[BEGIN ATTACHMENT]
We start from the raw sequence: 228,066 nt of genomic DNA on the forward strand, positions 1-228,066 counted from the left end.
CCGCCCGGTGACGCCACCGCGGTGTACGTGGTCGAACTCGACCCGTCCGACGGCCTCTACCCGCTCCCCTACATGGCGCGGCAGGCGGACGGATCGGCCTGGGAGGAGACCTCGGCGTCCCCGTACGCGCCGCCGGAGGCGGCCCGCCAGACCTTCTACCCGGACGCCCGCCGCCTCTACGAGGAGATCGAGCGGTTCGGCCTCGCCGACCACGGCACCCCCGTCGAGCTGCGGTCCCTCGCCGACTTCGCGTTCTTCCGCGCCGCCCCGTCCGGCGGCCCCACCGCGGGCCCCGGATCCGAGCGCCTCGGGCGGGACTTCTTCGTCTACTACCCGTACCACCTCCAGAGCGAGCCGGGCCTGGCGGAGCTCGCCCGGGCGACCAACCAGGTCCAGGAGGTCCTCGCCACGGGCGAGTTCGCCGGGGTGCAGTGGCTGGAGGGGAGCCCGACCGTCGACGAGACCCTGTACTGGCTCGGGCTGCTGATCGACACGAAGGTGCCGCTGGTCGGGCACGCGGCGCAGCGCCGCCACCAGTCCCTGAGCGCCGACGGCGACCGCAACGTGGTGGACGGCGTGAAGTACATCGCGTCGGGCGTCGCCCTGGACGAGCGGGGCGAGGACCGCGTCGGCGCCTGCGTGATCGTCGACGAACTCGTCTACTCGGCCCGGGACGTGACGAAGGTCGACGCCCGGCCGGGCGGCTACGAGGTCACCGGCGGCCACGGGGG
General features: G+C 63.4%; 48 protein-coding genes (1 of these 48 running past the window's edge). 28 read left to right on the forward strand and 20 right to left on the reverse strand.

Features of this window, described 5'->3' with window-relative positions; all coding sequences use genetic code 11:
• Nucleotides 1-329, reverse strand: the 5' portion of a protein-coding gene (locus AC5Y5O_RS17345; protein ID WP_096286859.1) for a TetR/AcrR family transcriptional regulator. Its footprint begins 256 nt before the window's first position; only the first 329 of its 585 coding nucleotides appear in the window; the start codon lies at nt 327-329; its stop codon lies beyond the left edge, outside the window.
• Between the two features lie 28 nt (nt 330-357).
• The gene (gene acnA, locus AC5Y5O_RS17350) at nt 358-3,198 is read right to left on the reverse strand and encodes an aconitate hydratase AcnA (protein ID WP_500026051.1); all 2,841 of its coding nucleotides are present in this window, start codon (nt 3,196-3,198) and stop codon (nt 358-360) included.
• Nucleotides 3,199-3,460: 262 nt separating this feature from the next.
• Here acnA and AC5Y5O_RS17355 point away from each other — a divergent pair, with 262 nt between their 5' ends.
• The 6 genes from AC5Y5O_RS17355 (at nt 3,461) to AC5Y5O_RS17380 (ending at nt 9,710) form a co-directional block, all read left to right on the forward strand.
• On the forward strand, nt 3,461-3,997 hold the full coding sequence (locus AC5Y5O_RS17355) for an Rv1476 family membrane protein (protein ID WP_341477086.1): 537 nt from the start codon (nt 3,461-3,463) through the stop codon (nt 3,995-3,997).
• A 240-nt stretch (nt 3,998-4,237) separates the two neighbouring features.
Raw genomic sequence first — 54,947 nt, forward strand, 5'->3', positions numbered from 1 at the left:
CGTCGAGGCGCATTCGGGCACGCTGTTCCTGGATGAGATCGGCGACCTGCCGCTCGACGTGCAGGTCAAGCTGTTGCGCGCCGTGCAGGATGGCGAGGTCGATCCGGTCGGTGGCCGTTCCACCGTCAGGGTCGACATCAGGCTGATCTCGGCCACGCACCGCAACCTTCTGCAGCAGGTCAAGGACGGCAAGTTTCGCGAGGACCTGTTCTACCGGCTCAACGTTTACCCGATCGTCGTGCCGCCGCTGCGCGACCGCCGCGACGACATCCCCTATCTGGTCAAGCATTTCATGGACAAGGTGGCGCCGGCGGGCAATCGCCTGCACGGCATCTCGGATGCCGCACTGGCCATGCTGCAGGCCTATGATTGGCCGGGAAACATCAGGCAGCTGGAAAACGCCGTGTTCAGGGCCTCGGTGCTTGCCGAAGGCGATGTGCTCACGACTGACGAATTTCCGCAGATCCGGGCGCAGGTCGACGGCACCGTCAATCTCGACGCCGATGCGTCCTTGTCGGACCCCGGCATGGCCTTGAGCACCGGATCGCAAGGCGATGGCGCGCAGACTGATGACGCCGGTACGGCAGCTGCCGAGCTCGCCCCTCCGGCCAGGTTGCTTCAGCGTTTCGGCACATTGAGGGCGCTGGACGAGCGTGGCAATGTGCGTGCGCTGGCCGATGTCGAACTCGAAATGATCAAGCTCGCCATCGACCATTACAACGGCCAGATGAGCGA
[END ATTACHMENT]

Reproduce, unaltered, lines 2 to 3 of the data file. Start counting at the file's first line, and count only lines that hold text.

CCGCCCGGTGACGCCACCGCGGTGTACGTGGTCGAACTCGACCCGTCCGACGGCCTCTACCCGCTCCCCTACATGGCGCGGCAGGCGGACGGATCGGCCTGGGAGGAGACCTCGGCGTCCCCGTACGCGCCGCCGGAGGCGGCCCGCCAGACCTTCTACCCGGACGCCCGCCGCCTCTACGAGGAGATCGAGCGGTTCGGCCTCGCCGACCACGGCACCCCCGTCGAGCTGCGGTCCCTCGCCGACTTCGCGTTCTTCCGCGCCGCCCCGTCCGGCGGCCCCACCGCGGGCCCCGGATCCGAGCGCCTCGGGCGGGACTTCTTCGTCTACTACCCGTACCACCTCCAGAGCGAGCCGGGCCTGGCGGAGCTCGCCCGGGCGACCAACCAGGTCCAGGAGGTCCTCGCCACGGGCGAGTTCGCCGGGGTGCAGTGGCTGGAGGGGAGCCCGACCGTCGACGAGACCCTGTACTGGCTCGGGCTGCTGATCGACACGAAGGTGCCGCTGGTCGGGCACGCGGCGCAGCGCCGCCACCAGTCCCTGAGCGCCGACGGCGACCGCAACGTGGTGGACGGCGTGAAGTACATCGCGTCGGGCGTCGCCCTGGACGAGCGGGGCGAGGACCGCGTCGGCGCCTGCGTGATCGTCGACGAACTCGTCTACTCGGCCCGGGACGTGACGAAGGTCGACGCCCGGCCGGGCGGCTACGAGGTCACCGGCGGCCACGGGGG
General features: G+C 63.4%; 48 protein-coding genes (1 of these 48 running past the window's edge). 28 read left to right on the forward strand and 20 right to left on the reverse strand.